Chris Familton

ALBUM REVIEW: Moon Duo – Occult Architecture Vol. 1

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Moon Duo return with the first of two albums they plan to release in 2017, with both volumes rooted in balanced and oppositional ideas and textures. The conceptual approach of the double album is, in their words “an intricately woven hymn to the invisible structures found in the cycle of seasons and the journey of day into night, dark into light.” That Yin Yang format won’t of course make complete sense until Vol. 2 is released later in the year but for now you can be assured that Moon Duo are still doing what they do best – laying down dense, surging and grinding psych rock rhythms.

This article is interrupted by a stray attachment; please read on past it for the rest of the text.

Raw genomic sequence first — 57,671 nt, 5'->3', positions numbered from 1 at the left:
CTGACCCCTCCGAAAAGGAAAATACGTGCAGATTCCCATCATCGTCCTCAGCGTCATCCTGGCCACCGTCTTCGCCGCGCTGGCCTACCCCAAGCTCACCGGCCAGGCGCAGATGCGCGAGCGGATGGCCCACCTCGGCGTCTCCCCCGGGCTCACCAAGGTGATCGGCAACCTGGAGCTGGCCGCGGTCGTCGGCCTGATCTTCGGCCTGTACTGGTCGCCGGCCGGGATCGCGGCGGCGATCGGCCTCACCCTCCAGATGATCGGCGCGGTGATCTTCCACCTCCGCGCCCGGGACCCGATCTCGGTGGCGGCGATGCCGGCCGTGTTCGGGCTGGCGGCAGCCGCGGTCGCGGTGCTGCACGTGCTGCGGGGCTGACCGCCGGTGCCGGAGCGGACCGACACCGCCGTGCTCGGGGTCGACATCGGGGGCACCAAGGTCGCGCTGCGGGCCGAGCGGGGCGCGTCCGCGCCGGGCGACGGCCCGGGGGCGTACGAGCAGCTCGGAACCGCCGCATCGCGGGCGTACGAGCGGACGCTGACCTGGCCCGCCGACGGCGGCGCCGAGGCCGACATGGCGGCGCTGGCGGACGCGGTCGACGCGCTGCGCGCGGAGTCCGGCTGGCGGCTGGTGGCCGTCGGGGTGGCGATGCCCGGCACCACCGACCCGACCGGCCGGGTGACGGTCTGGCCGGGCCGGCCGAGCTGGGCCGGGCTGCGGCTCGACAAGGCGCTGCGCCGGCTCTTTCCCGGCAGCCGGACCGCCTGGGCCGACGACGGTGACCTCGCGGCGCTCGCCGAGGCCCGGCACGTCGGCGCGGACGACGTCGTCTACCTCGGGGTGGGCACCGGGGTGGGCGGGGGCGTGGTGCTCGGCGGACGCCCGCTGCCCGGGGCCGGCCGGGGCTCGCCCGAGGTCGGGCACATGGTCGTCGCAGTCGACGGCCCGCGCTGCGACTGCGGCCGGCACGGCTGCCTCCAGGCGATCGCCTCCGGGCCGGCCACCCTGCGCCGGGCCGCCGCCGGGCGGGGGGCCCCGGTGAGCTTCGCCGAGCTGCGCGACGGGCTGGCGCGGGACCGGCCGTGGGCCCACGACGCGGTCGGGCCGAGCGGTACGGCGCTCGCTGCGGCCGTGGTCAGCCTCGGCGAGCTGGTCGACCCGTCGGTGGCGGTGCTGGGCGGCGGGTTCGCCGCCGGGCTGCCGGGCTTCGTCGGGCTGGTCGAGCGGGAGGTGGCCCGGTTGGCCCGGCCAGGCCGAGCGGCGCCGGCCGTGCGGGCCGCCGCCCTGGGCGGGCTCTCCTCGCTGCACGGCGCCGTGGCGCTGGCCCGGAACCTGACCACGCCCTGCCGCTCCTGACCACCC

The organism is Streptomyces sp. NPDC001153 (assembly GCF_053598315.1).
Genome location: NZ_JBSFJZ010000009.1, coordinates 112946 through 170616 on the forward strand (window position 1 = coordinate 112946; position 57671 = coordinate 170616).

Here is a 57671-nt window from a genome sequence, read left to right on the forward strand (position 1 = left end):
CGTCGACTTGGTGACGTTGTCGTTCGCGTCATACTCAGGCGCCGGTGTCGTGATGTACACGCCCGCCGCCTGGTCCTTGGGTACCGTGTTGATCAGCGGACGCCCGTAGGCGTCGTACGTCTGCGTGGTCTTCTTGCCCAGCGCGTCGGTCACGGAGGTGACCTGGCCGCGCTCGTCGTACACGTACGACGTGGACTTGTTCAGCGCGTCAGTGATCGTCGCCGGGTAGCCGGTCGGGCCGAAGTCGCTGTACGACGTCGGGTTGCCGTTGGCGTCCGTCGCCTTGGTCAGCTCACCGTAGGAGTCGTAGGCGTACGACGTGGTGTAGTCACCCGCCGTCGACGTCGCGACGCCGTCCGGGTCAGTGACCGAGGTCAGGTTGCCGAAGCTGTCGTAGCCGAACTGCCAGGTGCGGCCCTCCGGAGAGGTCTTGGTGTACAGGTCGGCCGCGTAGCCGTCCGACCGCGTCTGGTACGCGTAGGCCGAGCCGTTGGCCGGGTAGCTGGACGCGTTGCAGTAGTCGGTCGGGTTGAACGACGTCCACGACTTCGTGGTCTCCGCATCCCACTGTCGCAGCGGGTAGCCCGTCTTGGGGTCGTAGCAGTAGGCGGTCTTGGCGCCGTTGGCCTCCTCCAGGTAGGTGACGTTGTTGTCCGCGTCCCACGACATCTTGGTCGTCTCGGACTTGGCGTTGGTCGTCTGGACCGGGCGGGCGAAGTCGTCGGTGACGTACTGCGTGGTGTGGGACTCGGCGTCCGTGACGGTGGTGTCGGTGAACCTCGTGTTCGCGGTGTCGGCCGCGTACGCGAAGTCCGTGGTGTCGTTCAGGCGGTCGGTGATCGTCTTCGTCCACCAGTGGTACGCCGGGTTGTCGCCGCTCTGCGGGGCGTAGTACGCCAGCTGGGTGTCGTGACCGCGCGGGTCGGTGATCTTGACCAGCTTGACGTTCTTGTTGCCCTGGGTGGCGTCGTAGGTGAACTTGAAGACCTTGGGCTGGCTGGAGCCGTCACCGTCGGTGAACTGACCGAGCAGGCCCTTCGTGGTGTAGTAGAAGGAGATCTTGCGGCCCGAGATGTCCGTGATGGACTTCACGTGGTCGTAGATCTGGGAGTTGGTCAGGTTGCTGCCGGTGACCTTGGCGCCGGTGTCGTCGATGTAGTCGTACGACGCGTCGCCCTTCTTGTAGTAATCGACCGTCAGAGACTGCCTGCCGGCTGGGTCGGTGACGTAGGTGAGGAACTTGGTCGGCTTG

Their music is always one of perpetual motion and since their first releases, which were dominated by a colder and more mechanical mood, they’ve slowly evolved to find a unique common ground between machine-like repetition, Sanae Yamada’s kosmiche synth washes and melodies and the free-spirited guitar explorations courtesy of Ripley Johnson.

On Occult Architecture Vol. 1, the term primitive futurism keeps coming to mind. The pair conjure up images of mysterious shadowy figures, druids, shamanistic rituals and pagan mysticism with their obfuscated lyrics and general dark tones and textures. They also invoke the spirit of astral travel and space travel, their songs often resembling a object hurtling through space and free of any earthly restraint. There’s a certain cyber quality to the shape and relentless drive of Moon Duo, albeit infused with human emotions – both good and bad.